A 21st Century D.C. Comics ragtag bullshit Dirty Dozen minus three. A metaphor for comic-book culture ragtag subterraneans, livin’ tough and hard by their own flinty, scruffy-as-shit, smart-assed outlaw code…rude, used, abused, sued, yahoo’ed & tattooed. “Incarcerated supervillains acting as deniable assets for the United States government, undertaking high-risk black ops missions in exchange for commuted prison sentences” blah blah. Will Smith (as Floyd Lawton/Deadshot) is all but unnoticeable for his bald head and beard and not being well lighted. The problem for me is Joel Kinnaman (Robocop, Run All Night, Child 44), who lacks natural charisma or frowns too much or something. Margot Robbie, Viola Davis, Jai Courtney, Cara Delevingne, Adewale Akinnuoye-Agbaje, Adam Beach, Jay Hernandez, Karen Fukuhara, Scott Eastwood, et. al. But not for another 15 months. Principal began on 4.13 in Toronto; Warner Bros. pic opens on 8.5.16.
“I’ll always be a devout fan of Rodney Ascher‘s Room 237 because it’s a treasure chest of endless imaginative theorizing about Stanley Kubrick‘s The Shining. I loved the fruit-loop quality. But his latest, a documentary about sleep paralysis called The Nightmare, is almost completely devoid of imaginative riffing of any kind. The film is entirely about descriptions of creepy, real-deal encounters with “shadow men” — Freddy Krueger-like spooks who have terrorized several real-deal folks in their bedrooms (always in the wee hours) and caused them to freeze and be unable to speak and in some cases have trouble breathing. It just goes on and on like this for 90 minutes…”I was half-sleeping and then I felt something and the boogie man was behind me,” etc.
A few weeks ago I wrote that any chance of a restored, full-length version of Orson Welles‘ never-completed The Other Side of The Wind, shot in fits and starts from the early to mid ’70s, being assembled and screened in time for Welles’ 100th anniversary was out the window, and that it might be viewable later this year at best. Now even that scenario sounds doubtful. During last night’s Indiana University panel discussion about Welles’ legacy, explanations were offered about why the work hasn’t even begun. On 4.30 Wellesnet.com’s Ray Kelly reported that producer Jens Koethner Kaul had stated that Wind producers “have been stymied by distributors unwilling to finance the project without first seeing edited footage. Producers Filip Jan Rymsza, Frank Marshall and Jens Koethner Kaul need money to edit the negative, which has been stored in a Paris vault. But those with the money want to first see edited footage before committing funds.”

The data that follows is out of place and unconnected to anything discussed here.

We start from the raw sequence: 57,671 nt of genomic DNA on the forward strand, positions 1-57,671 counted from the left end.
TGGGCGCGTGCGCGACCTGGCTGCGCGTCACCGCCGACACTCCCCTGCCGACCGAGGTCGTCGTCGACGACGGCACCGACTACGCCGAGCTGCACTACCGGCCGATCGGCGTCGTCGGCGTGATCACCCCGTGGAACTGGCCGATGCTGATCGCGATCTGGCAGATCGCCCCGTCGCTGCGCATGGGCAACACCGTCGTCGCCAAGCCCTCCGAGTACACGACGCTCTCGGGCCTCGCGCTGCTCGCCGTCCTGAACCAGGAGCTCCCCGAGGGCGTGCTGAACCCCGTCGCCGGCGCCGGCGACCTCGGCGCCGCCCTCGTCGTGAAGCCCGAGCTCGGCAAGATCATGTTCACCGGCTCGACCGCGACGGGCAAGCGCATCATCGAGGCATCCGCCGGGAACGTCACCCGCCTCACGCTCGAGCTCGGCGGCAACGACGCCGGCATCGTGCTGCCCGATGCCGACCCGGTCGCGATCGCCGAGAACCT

In short the same cash-starved uncertainty that has bogged down The Other Side of the Wind for decades is still alive and well. The project has become a pipe dream, and could almost be described in farcical terms. What kind of money do the editors need? Enough to cover rent, food, toiletries, fresh underwear and a handful of Paris metro tickets? Or do they “need money” in the way that Humphrey Bogart‘s Billy Dannreuther needed it? (In Beat The Devil he noted that “without money I become dull and listless and have trouble with my complexion.”) With Welles’ centennial birthday happening on Wednesday, 5.6, the Other Side balloon is all but deflated.
Hollywood Elsewhere to Steven Spielberg: You cared enough about Welles’ legacy to buy the Rosebud sled. Why not be a secret godfather and help out some? If you do the right thing HE pledges to stop all Spielberg bashing for a period of…uhm, six months?
The bottom line is that would-be distributors want assurance that the film has at least some commercial value. Will anyone other than serious Welles loyalists want to pay to see it? It’s a fair question.
I’ve been hearing all along that despite a feeling of occasional CG-ishness in some of the shots in George Miller‘s Mad Max: Fury Road, the film is very much a tour de force of practical effects. “We had to do it old-school,” said Miller during a post-screening q & a in Los Angeles on 4.29 (as quoted by Vulture‘s Kyle Buchanan). “This is not a CG movie…we don’t defy the laws of physics.” So why does some of the trailer footage seem a bit hard-drivey? Presumably because of the intensity of the color scheme, which Buchanan describes as “eye-popping” with “the teal of the desert sky and the orange of the explosions cranked up to hypersaturated heights.” Miller said that “one thing I’ve noticed is that the default position for everyone is to desaturate postapocalyptic movies. It can get really tiring watching this dull, desaturated color.” Thank you!